About My Autobiographical Comic – Expecting

**Warning** This blog post contains sensitive content about pregnancy, miscarriage and ectopic pregnancy. Also contains bad language because I wrote it.


Hoya Temperature Tolerance Guide in Celcius

This is based on Vermont Hoya’s temperature guide which is in Fahrenheit,
if you would like to read that, you can find it here.
For New Zealand hoya fans, I have put an asterisk (*) by the hoya on the New Zealand MPI plant biosecurity index list.

What is the MPI Index list? It’s a list of all the plants that are allowed to be imported into the country as we have extremely strict biosecurity. This is because of the unique plant and animal life we have here in New Zealand. Some people may see it as a pain that we don’t have access to the same plants the rest of the world does but to me, it outlines how precious our country is and why we need to protect it. If you grow sick of your indoor plants, please don’t plant them in your garden without doing research first. Many house plants like monstera deliciousa, tradescantia and spider plants have become invasive weeds and threaten our county’s wildlife. Please be responsible with your plants, what you do matters in your community <3
Another note about the MPI Biosecurity list (which btw you can find here). If a plant isn’t on that list it doesn’t necessarily mean that it isn’t in the country or that it isn’t allowed in the country. For example, Monstera Adansonii isn’t on the list but is in the country and is allowed to be sold in the country as Adansonii. I’m also hopeful in the future that MPI will allow more hoya on their list as hoya are not classed as invasive. 


If you see any hoya that I’ve missed from putting an asterisk next to, please message me through this website or on Instagram, my handle is @littlelifeplants_nz
One more note, there appear to be gaps and mistakes in this list. hoya acuta isn’t on any list for example. If anyone could clear up these oddities for me please give me a message and I’ll clean it all up.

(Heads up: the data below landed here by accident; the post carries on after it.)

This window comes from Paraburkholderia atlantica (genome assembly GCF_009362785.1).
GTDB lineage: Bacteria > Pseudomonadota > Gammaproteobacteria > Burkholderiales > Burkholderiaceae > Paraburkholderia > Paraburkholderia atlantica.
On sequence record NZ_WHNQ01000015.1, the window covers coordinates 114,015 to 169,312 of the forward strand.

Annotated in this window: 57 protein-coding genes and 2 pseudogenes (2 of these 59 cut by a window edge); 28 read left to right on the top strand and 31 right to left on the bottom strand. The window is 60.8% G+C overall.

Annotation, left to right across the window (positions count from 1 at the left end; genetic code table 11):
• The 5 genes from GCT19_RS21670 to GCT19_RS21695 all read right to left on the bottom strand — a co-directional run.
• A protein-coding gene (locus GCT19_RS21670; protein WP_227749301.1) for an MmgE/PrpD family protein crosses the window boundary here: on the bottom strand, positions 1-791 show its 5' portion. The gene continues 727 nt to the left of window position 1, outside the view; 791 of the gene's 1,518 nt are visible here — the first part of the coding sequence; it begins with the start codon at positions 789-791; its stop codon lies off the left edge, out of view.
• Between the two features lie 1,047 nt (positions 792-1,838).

The following list describes the general temperature tolerances that Hoyas will do best in. 
This guide was derived from the information found in the David Liddle Hoya Catalog.
While not to be taken as gospel, it can give some helpful idea of where to start. 
For example, you would not want to take a warm grower like hoya cummingiana and expose it to night-time temps in lower than 2°C.


Cool –  Lowest continual temp. 10°C; Highest continual temp. 25°C

Intermediate – Lowest continual temp 15°C; Highest continual temp.  35°C 

Warm – Lowest continual temp 21°C; Plants will happily live at temperatures over 35°C for extended periods of time.


Cool Temperature Hoya (10°C – 25°C)

  • H. bella *
  • H.calycina *
  • H. carnosa *
  • H. compacta ‘Krinkle 8’ *
  • H. compacta ‘Indian Rope’ *
  • H. engleriana
  • H.  fungii *
  • H. globulosa *
  • H. cv. Iris Marie
  • H. kerrii *
  • H. lacunosa *
  • H. lanceolata *
  • H. latifolia *
  • H. linearis *
  • H. longifolia *
  • H. motoskei *
  • H. obovata *
  • H. pauciflora *
  • H. polyneura *
  • H. pubicalyx *
  • H. serpens *
  • H. shepherdii *


Intermediate Temperature Hoya (15°C – 35°C)

  • H. albiflora *
  • H. aldrichii
  • H. anulata *
  • H. archboldiana *
  • H. arnottiana *
  • H. australis ssp. australis  *
  • H. australis ssp. tenuipes   *
  • H. benquetensis *
  • H. bhutanica *
  • H. bicknellii 
  • H. bilobata *
  • H. blashernaezii
  • H. bordenii  *
  • H. brevialata
  • H. burtoniae *
  • H. cagayenensis 
  • H. callistophylla
  • H. calycina *
  • H. camphorifolia *
  • H. caudata  *
  • H. cembra
  • H. chlorantha
  • H. chuniana
  • H. cinnamomifolia *
  • H. citrina *
  • H. clandestina
  • H. coriacea *
  • H. curtisii
  • H. cystiantha
  • H. davidcummingii
  • H. deykei
  • H. dimorpha *
  • H. diptera   *
  • H. diversifolia *
  • H. dischorensis
  • H. dolicosparte
  • H. eitapensis *
  • H. erythrina *
  • H. erythrostemma  *
  • H. excavata
  • H. finlaysonii *
  • H. fischeriana *
  • H. flavescens *
  • H. flavida *
  • H. graveolens
  • H. greenii
  • H. halophilla
  • H. hellwigiana
  • H. heuschkeliana
  • H. imperialis var rauschii *
  • H. inconspicua *
  • H. incrassata *
  • H. incurvula
  • H. ischnopus *
  • H. juannguoiana
  • H. kanyakumariana
  • H. kentiana
  • H. lamingtoniae
  • H. leucorhoda
  • H. limoniaca *
  • H. litoralis *
  • H. lobbi
  • H. loherii
  • H. macgillivrayi  *
  • H. macrophylla *
  • H. magnifica *
  • H. meliflua   *
  • H. meliflua ssp. fraterna *
  • H. merrillii
  • H. micrantha *
  • H. monetteae